As a part of their efforts to make a doomsday scenario believable, the authors recruit lots of statistics and surveys. This is understandable since George Barna is a pollster. However, what is puzzling is Barna’s and Barton’s failure to use the most recent work of the Barna Group. To illustrate, here is what Barna and Barton say about students, their faith and college attendance.

Clearly many parents of these younger adults failed to transmit to them a vibrant and useful faith, which was largely because the parents themselves lacked a vibrant and useful faith. As proof of this, although eight out of ten Americans claim to be Christians, only 9 percent of these Christians agree with six of the most elementary nonnegotiables of the Christian faith.* So poorly equipped are Christian young people by their minimally believing Christian parents that 61 percent of Christian youth who now attend college abandon their faith as a result.79 (Barna, George; Barton, David (2014-10-21). U-Turn: Restoring America to the Strength of its Roots (pp. 100-101). Charisma House. Kindle Edition.)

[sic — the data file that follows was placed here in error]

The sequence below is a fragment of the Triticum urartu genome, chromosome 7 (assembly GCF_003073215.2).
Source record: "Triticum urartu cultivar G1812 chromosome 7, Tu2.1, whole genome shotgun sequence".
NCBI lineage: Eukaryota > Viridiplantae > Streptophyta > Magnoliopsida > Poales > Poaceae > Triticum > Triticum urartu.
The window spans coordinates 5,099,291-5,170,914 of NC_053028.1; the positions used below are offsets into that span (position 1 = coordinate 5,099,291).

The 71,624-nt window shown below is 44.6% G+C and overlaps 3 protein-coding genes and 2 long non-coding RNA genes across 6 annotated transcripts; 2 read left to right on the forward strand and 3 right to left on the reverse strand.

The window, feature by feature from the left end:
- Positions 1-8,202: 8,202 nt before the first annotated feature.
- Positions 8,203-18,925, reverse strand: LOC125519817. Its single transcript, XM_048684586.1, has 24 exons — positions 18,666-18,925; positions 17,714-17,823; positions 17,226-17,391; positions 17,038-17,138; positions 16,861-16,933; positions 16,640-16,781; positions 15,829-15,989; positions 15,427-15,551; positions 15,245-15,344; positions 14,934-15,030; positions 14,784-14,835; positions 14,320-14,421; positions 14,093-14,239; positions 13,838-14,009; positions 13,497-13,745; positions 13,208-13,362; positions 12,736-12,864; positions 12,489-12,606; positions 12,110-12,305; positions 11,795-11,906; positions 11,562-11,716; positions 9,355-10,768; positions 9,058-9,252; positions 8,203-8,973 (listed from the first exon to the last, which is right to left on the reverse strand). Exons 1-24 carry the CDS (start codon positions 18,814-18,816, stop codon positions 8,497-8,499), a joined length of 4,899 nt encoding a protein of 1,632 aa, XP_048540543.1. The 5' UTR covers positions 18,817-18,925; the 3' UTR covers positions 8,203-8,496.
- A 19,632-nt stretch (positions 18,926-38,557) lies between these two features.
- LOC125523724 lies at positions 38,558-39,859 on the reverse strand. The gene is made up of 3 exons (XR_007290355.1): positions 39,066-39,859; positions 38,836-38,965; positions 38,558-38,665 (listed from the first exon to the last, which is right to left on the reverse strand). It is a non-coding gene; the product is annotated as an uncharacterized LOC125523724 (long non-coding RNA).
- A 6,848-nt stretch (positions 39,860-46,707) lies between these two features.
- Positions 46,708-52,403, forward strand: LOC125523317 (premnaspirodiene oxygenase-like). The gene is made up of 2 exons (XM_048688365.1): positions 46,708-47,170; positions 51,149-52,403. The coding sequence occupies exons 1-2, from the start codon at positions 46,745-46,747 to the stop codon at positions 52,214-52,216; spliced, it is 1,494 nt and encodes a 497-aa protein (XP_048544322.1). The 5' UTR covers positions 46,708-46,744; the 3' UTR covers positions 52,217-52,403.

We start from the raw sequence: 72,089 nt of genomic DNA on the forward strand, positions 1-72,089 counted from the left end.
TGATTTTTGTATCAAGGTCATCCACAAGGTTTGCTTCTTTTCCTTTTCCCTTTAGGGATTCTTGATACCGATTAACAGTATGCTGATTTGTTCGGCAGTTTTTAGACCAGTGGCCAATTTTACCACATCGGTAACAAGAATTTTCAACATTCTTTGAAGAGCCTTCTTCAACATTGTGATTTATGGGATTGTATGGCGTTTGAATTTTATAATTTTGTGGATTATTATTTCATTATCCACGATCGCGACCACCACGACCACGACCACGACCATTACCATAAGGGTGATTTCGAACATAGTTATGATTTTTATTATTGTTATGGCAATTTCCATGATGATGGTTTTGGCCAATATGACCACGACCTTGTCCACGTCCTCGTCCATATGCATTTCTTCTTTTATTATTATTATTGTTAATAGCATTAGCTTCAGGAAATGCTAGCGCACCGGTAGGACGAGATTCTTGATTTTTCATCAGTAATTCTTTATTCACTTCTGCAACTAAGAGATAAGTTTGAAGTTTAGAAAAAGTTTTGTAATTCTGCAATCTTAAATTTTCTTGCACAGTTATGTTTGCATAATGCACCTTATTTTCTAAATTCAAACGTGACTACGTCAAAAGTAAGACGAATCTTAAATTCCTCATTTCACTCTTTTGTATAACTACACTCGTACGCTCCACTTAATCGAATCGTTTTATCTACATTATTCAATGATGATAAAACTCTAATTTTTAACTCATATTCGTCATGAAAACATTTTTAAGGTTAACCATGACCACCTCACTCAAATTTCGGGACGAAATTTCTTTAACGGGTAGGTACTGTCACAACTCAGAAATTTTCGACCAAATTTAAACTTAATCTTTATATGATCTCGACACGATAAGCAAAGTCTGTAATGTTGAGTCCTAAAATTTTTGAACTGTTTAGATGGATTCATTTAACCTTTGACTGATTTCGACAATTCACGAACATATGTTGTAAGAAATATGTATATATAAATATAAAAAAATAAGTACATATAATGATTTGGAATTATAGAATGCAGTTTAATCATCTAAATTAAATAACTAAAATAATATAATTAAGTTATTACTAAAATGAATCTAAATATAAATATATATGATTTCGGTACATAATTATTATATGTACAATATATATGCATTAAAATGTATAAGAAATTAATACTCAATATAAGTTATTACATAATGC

Barna and Barton take a dim view of Christian parents and higher education and blame them for what they say is a generation falling away from Christianity. The footnote for this paragraph leads to a book by co-authored by Ken Ham. In that book, Already Gone, Ham and his co-authors cite a 2006 article on the Barna Group website:
HamBarnaQuote
To me, it seems odd that Barna would cite someone who cites him. Why not just cite your own work directly? More puzzling, perhaps, is the fact that Barna did not cite the recent research group bearing his name.* Furthermore, in U-Turn, he makes the situation sounds worse than it is.